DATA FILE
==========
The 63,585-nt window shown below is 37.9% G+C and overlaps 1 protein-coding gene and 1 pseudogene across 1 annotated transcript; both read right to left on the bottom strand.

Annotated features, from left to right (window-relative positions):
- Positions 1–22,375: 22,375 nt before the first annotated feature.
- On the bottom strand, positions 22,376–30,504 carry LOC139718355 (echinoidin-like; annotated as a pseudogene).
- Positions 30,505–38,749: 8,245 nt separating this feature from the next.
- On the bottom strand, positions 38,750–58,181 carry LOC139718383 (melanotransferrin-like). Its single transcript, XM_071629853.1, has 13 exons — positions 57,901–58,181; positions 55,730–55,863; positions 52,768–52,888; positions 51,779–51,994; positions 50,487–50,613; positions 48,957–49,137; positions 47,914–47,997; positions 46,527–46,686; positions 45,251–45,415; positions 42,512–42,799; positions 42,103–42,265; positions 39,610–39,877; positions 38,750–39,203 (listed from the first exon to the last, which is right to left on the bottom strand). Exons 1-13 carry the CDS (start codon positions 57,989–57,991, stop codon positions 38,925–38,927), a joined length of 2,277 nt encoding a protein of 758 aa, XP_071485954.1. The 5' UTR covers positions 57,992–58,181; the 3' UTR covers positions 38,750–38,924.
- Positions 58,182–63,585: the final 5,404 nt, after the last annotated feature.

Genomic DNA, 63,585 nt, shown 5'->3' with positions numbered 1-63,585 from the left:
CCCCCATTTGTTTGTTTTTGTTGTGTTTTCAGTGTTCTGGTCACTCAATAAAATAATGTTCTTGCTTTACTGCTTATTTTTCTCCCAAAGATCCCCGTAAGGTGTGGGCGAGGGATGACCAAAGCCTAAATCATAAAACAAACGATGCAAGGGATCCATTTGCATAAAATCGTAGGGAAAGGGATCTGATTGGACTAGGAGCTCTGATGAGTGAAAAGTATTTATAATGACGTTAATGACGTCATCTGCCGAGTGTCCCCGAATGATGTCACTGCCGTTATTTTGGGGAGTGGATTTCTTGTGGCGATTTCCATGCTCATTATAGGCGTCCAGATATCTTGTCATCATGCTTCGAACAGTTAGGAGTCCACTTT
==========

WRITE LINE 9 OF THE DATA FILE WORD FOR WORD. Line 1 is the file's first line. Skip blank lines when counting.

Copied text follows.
CCCCCATTTGTTTGTTTTTGTTGTGTTTTCAGTGTTCTGGTCACTCAATAAAATAATGTTCTTGCTTTACTGCTTATTTTTCTCCCAAAGATCCCCGTAAGGTGTGGGCGAGGGATGACCAAAGCCTAAATCATAAAACAAACGATGCAAGGGATCCATTTGCATAAAATCGTAGGGAAAGGGATCTGATTGGACTAGGAGCTCTGATGAGTGAAAAGTATTTATAATGACGTTAATGACGTCATCTGCCGAGTGTCCCCGAATGATGTCACTGCCGTTATTTTGGGGAGTGGATTTCTTGTGGCGATTTCCATGCTCATTATAGGCGTCCAGATATCTTGTCATCATGCTTCGAACAGTTAGGAGTCCACTTT